If Armas does call it a career, it will mark the end of a 14-year professional career that began with the Long Island Rough Riders in 1994 after he graduated from Adelphi University .

Armas was a member of the Rough Riders’ 1995 U.S. Interregional Soccer League championship team, a formidable side that boasted the likes of former MLS all-stars Tony Meola, Giovanni Savarese and Jim Rooney, among others.

Armas went on to play in MLS for the Los Angeles Galaxy in 1996. He was dealt to the then expansion Fire along with Mexican international goalkeeper Jorge Campos and has been an integral part of that team since, including the 1998 MLS Cup winners. He played on the losing side in three MLS Cups (1996, 2000 and 2003).

(Note: Armas played five times for Puerto Rico in the 1993 Caribbean Cup, which originally had blocked him from playing for the U.S. men’s national team. But since the competition was not recognized by FIFA, which ruled that his five appearances were in friendies, opening a door to play for the USA in 1998).

He was capped 66 times for the U.S. national team, wearing the armband three times and scoring twice, although he never got an opportunity to play in the World Cup (2002 and 2006) and Olympics (2000) due to knee injuries.

Armas made his mark as the best defensive midfielder of his era. In the early days of the league, Armas was called upon to shut down the likes of Marco Etcheverry, Carlos Valderrama, Mauricio Cienfuegos and Preki. More often than that, Armas came up on top, stifling his opponent.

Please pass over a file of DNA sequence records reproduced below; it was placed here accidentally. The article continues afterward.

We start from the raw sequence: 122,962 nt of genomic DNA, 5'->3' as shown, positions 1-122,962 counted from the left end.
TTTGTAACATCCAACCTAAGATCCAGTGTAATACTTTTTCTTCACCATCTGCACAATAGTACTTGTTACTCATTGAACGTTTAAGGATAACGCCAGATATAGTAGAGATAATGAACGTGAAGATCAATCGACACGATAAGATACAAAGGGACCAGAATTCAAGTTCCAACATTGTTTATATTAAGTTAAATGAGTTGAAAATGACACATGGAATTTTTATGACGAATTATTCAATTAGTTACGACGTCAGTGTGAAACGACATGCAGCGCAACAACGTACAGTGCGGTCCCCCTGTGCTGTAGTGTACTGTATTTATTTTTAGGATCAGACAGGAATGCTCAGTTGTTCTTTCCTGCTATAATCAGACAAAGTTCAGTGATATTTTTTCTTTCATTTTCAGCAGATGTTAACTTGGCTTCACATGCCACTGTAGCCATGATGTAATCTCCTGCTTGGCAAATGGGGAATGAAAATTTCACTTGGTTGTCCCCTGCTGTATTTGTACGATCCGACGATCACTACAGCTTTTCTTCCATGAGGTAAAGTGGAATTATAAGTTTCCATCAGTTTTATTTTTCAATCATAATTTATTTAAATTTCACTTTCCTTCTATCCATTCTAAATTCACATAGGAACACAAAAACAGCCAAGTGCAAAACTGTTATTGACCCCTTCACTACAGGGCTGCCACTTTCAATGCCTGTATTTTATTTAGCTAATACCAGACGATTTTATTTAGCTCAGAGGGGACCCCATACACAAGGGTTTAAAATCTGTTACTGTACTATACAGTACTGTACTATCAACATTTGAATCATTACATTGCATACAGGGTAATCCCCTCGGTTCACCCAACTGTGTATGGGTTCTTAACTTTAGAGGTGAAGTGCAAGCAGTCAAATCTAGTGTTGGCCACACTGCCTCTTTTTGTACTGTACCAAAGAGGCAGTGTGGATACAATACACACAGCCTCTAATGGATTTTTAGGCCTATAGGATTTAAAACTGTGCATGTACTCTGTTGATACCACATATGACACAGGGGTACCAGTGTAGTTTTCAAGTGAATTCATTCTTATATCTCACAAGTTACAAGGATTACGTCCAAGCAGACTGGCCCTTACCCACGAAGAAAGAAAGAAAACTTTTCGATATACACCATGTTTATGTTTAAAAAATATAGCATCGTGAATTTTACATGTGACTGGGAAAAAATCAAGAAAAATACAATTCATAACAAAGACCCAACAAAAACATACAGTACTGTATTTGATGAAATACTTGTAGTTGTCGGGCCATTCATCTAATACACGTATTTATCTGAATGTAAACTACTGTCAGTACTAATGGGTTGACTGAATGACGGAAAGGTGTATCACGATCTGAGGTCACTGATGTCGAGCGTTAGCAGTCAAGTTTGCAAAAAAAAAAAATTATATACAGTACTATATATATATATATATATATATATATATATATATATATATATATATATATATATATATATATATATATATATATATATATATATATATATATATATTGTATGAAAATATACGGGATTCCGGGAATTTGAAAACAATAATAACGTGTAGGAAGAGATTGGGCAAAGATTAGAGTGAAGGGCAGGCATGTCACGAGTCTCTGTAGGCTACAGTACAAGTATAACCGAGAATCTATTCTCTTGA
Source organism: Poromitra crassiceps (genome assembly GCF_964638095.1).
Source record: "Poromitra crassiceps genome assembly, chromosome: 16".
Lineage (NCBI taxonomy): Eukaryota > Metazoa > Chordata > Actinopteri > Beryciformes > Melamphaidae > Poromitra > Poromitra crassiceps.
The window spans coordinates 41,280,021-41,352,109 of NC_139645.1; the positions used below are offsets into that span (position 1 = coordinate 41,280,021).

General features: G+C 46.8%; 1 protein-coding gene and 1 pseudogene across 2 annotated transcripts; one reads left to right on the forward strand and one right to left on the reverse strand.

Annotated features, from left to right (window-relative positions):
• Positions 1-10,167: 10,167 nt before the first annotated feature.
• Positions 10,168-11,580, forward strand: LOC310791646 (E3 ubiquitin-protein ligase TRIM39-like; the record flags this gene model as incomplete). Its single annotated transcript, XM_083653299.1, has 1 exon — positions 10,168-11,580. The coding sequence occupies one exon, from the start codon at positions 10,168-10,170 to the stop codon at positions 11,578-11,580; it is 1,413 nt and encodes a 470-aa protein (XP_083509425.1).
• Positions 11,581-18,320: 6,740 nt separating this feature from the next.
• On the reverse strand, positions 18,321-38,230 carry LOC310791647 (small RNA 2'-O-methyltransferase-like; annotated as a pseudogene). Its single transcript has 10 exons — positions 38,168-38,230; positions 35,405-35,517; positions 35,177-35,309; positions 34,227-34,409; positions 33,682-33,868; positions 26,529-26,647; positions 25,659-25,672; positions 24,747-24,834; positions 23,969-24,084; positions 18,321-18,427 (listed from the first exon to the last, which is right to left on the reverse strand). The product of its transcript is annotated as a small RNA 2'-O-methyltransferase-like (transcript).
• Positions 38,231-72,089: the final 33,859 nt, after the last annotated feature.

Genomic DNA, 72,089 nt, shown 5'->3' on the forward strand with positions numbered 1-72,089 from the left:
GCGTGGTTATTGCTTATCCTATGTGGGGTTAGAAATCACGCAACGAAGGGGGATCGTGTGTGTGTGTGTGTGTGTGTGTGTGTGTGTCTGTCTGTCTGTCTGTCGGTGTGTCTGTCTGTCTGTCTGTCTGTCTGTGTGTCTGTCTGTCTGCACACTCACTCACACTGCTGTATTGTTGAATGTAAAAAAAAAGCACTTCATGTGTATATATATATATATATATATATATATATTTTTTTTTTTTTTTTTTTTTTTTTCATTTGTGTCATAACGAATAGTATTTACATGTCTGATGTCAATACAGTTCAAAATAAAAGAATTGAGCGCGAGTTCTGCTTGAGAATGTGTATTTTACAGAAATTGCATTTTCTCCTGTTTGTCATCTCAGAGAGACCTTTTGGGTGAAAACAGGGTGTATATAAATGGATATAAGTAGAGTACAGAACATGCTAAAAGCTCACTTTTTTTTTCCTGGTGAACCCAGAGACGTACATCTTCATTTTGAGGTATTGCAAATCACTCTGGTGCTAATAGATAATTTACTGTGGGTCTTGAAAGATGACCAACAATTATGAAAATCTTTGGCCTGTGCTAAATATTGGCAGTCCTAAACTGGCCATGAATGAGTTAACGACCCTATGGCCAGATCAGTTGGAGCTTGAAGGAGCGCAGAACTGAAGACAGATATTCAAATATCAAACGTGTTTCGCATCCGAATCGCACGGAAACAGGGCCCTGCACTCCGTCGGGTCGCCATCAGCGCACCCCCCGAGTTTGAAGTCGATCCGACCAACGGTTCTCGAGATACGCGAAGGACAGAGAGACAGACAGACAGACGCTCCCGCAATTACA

Osorio called Armas a “great captain, great leader. He gives everything he has in every single game.”

He added that he also was impressed with Armas’ “tactical awareness. He keeps the midfield under his control. Very good distributor of the ball. It would be a great loss if that’s his decision. We’ll see what he decides.”

Armas said he would like to return to the New York City area and become a coach at some level. He is married to Justine and has two sons Christopher Jr. and Aleksei.

“I would like to get into some situation where it keeps me in New York,” he said earlier this year. “It’s not saying that I wouldn’t do anything else. I would love to coach in MLS. But I [would love] to coach at the university or other setting. i just don’t know what’s going to be available in the coming year.”

Front Row Soccer editor Michael Lewis has covered 13 World Cups (eight men, five women), seven Olympics and 25 MLS Cups. He has written about New York City FC, New York Cosmos, the New York Red Bulls and both U.S. national teams for Newsday and has penned a soccer history column for the Lewis, who has been honored by the Press Club of Long Island and National Soccer Coaches Association of America, is the former editor of He has written seven books about the beautiful game and has published ALIVE AND KICKING The incredible but true story of the Rochester Lancers. It is available at